In remembrance

Harindranath Chattopadhyay was a poet who loved playing the jester

The actor who appeared in brief comic roles in the movies had a serious career in literature.

Harindranath Chattopadhyay juggled many roles in his lifetime. He was a renowned poet, dramatist, singer, songwriter, Member of the Parliament and actor. Movie lovers of a certain vintage will remember Chattopadhyay from his roles in Seemabaddha and Bawarchi. But the role that Chattopadhyay seemed to enjoy playing the most was that of a child. In a television interview for Doordarshan at the age of 88, Chattopadhyay said, “I am a little boy,” when he was asked about the secret of his vitality.

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Harindranath Chattopadhyay’s interview for Doordarshan.

Born on April 2, 1898, in Hyderabad, Chattopadhyay belonged to an illustrious family. His father was a scientist. His mother was a singer. His elder sister, Sarojini Naidu, would go on to become one of the major leaders of the Indian independence movement. His first collection of poems, The Feast of Youth was published in 1918. The following year, Chattopadhyay married Kamaladevi Dhareshwar, the future pioneer of craft and textile preservation, and moved to London to work as a research scholar. He got admission into Fitzwilliam College and began research on the poet William Blake. While studying in Britain, his poems were published in the Indian Magazine (the journal of the National Indian Association) and Britain and India (the journal of the Theosophical-influenced Britain and India Association).

Chattopadhyay also wrote a play Tukaram (1929), based on the poet-saint of Maharashtra, which was performed to critical acclaim and established his name back in India. He had a prolific output in poetry, including the titles The Magic Tree (1922), Poems and Plays (1927), Strange Journey (1936), The Dark Well (1939), Edgeways and the Saint (1946), Spring in Winter (1956), Masks and Farewells (1951), Virgins and Vineyards (1967), and Life and Myself (1948).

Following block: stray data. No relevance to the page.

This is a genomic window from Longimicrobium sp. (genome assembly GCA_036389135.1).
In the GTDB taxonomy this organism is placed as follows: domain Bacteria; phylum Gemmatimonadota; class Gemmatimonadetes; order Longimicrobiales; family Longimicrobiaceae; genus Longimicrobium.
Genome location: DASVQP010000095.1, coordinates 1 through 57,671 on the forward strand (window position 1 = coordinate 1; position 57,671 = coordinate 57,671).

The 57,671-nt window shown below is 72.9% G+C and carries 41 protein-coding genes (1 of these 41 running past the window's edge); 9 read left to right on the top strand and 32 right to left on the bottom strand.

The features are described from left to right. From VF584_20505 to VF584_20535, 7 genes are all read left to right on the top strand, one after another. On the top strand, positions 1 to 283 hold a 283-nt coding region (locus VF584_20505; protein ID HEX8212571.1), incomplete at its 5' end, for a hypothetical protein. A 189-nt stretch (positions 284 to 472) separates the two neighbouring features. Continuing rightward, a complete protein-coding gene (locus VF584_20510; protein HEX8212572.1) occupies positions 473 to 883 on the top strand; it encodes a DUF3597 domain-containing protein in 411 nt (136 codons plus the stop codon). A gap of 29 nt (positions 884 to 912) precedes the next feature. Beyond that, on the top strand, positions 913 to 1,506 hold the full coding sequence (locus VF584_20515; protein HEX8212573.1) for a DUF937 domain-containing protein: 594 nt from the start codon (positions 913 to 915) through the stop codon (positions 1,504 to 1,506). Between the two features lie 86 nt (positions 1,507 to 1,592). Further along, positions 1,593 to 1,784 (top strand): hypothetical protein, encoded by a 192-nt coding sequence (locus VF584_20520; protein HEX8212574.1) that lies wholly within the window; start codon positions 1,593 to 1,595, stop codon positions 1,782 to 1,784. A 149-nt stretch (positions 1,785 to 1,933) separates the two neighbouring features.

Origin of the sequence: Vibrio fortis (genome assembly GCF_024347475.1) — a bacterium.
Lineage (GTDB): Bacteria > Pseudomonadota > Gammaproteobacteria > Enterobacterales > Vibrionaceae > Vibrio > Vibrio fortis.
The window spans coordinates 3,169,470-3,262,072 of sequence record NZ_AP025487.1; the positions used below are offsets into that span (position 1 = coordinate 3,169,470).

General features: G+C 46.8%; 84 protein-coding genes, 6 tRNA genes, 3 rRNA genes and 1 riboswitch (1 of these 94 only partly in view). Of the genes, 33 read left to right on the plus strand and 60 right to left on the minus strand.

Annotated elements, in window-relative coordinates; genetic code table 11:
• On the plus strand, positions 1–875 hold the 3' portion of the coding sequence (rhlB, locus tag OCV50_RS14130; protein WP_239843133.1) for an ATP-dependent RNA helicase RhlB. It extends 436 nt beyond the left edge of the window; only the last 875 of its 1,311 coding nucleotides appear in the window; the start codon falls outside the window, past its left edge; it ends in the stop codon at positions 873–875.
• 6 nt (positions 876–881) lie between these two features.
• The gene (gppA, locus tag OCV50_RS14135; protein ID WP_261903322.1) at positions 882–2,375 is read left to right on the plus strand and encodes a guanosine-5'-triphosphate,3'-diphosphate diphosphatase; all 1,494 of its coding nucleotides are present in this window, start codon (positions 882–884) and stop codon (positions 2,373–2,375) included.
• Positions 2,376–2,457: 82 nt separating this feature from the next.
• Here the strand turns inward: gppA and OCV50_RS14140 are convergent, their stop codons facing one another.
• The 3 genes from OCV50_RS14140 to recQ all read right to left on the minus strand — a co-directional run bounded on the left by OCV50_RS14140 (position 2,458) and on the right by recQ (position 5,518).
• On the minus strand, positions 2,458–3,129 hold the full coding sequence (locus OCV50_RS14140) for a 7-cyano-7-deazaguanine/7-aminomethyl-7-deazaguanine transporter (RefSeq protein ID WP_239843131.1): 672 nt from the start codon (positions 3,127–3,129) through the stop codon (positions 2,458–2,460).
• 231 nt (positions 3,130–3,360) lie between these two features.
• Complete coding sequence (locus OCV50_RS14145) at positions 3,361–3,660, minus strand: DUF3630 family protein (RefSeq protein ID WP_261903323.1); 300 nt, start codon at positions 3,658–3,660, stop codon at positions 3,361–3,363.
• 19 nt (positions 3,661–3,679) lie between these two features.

Here are two of his best-remembered poems.

Noon

The noon a mystic dog with paws of fire
Runs through the sky in ecstasy of drouth
Licking the earth with tongue of golden flame
Set in a burning mouth
It floods the forest with loud barks of light
And chases its own shadow on the plains
Some secret Master-hand hath set it free
Awhile from silver chains
At last towards the cinctured end of day
It drinks cool draughts from sunset-mellowed rills,
Then chained to twilight by the Master's hand
It sleeps among the hills.

Shaper Shaped

In days gone by I used to be
A potter who would feel
His fingers mould the yielding clay
To patterns on his wheel;
But now, through wisdom lately won,
That pride has gone away,
I have ceased to be the potter
And have learned to be the clay.

In other days I used to be
A poet through whose pen
Innumerable songs would come
To win the hearts of men;
But now, through new-got knowledge
Which I hadn't had so long,
I have ceased to be the poet
And have learned to be the song.

I was a fashioner of swords,
In days that now are gone,
Which on a hundred battle-fields
Glittered and gleamed and shone;
But now I am brimming with
The silence of the Lord,
I have ceased to be sword-maker
And have learned to be the sword.

In by-gone days I used to be
A dreamer who would hurl
On every side an insolence
Of emerald and pearl
But now I am kneeling
At the feet of the Supreme
I have ceased to be the dreamer
And have learned to be the dream.

In 1962, Chattopadhyay made his debut as an actor in the Guru Dutt-produced Sahib Biwi Aur Ghulam. His character is called Ghari Babu, a man who keeps an eye on the clock and reminds inhabitants of the palace where the film is set of its ominous ruin. He followed the role with cameos in Satyajit Ray’s Bengali films, playing a magician in Goopi Gyne Bagha Byne (1969), an avuncular man in Seemabaddha (1971), and a wiseacre in Sonar Kella (1972).

Chattopadhyay kept his appearances brief in Hindi and Bengali films, taking on character roles that allowed for eccentric behaviour. He struck gold when he was cast in Hrishikesh Mukherjee’s Bawarchi (1972). Playing the role of a dotty patriarch of a joint family, Chattopadhyay is best remembered for his one-liners that mock members of his brood.

Chattopadhyay also sang in the movie Aashirwad (1968) with co-actor Ashok Kumar. In this video, the two engage in a vocal duel, singing gibberish. They also sing the duet “Kanoon Ki Ek Nagri”, but more famously, Ashok Kumar sings the ever-popular children’s ditty “Rail Gaadi”, written by Chattopadhyay.

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The ‘Rail Gaadi’ song from ‘Aashirwad’.

The government honoured Chattopadhyay with the Padma Vibhushan award in 1972. The man who never wanted to grow up died in 1990.

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